Comments for Dr. Lentz
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When dealing with the technical portion of a readers theater production, there are several important considerations. The basic principle you should remember is that lighting and sound should be supportive elements to the performance of the literature. It is very easy to create a lighting or sound plan that becomes so flashy or noisy that it draws attention to itself and interferes with the reading. When this happens the author's work is often overshadowed by the lights and sound in the show. The main aim of readers theatre performance is to create an imaginative world in the mind of the audience in response to the written literature. To the extent that we make "lights, camera, action!" the focus of the performance, we weaken the central strength of this unique style of performance.
In addition, there is the limitation of artistic balance. Aristotle wrote that the best artistic technique was that which the audience didn't notice. I believe it's also a matter of focus. We hope to provide many meaningful events in concert, with voice and lights and movement combining to support the audience's imagination. To the extent that any one element draws the audience's focus away from the totality of the event---becomes so noticable that it prevents the audience from seeing the others---then it becomes detrimental to our performances.
So lighting and sound should help to focus audience attention on the element of the performance where the "point of concentration" (Viola Spolin's term) is at any given moment. Further, it should help lead the audience from one point of concentration to the next. In that role it must also support changes in timing through the performance that comically or dramatically contrast one moment with the next.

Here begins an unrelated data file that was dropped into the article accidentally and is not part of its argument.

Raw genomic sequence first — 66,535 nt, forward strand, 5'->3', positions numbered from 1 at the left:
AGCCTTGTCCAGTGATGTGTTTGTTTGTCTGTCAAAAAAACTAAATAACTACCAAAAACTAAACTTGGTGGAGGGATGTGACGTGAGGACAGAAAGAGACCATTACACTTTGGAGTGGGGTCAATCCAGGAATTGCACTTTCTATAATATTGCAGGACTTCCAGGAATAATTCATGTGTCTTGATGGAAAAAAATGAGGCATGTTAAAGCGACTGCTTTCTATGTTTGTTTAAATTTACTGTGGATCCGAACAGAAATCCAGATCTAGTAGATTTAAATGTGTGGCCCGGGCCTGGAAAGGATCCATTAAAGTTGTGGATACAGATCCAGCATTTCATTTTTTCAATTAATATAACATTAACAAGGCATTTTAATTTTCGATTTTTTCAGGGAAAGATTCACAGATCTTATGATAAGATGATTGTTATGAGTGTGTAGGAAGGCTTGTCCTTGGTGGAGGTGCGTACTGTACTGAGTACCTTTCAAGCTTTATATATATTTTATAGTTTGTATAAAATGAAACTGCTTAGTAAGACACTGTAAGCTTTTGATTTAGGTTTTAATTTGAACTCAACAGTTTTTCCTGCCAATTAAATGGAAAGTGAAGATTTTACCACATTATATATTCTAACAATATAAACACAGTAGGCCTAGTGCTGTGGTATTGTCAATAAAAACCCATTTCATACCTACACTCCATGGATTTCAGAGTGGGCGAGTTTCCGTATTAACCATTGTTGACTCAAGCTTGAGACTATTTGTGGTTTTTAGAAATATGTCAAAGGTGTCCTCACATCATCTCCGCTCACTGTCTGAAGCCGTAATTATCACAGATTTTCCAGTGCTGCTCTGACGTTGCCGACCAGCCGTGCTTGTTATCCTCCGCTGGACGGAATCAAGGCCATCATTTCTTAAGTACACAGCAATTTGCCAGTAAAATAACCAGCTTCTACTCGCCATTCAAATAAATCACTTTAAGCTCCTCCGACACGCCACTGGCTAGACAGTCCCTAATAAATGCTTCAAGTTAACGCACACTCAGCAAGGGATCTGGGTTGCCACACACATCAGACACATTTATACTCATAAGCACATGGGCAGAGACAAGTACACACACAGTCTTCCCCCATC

Sound and lighting serve four basic supporting functions in the readers theatre production, based on lighting texts:
(1) Character Visibility - the use of lighting to make it possible for the audience to see the readers as they speak their lines; the use of sound so that readers can be heard.
(2) Creation of Setting - the use of lighting to create effects similar to light sources such as sunlight, windows, fire, moonlight, street lamps, etc.; and the use of sound to create similar effects in the audience's imagination through train whistles, the soft roar of the ocean, etc.
(3) Composition - the creation of a visual form through light, shadow, color, and their use on the forms of the set; the use of sound to support the sense of balance, proportion, or conflict in the visual set, and to accentuate changes in the visual form as the performance moves from scene to scene. When all of this is considered, the most important contribution is the ability of lighting to focus the audience on the events---movements, facial expressions, gestures and words---that are most essential to our interpretation of the literature.
(4) Mood - the use of lighting levels and colors to create an emotional atmosphere; the use of sound to support and intensify the audience's imaginative response to those emotional qualities. Warm colors accentuate feelings of warmth and happiness, blue colors the sense of darkness, red the blaze of emotion---whether romantic passion or anger. Soft or powerful music supports similar mood changes.
(5) Transitions - I add another --- the support of transitions from one moment, from one scene, from one character to the next.